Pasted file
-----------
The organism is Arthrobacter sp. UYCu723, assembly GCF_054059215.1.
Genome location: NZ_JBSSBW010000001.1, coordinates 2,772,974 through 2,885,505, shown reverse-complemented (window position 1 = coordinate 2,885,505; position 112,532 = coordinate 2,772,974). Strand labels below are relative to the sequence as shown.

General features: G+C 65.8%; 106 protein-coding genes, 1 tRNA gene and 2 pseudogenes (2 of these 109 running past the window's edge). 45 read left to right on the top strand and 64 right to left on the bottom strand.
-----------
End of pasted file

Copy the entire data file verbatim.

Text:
The organism is Arthrobacter sp. UYCu723, assembly GCF_054059215.1.
Genome location: NZ_JBSSBW010000001.1, coordinates 2,772,974 through 2,885,505, shown reverse-complemented (window position 1 = coordinate 2,885,505; position 112,532 = coordinate 2,772,974). Strand labels below are relative to the sequence as shown.

General features: G+C 65.8%; 106 protein-coding genes, 1 tRNA gene and 2 pseudogenes (2 of these 109 running past the window's edge). 45 read left to right on the top strand and 64 right to left on the bottom strand.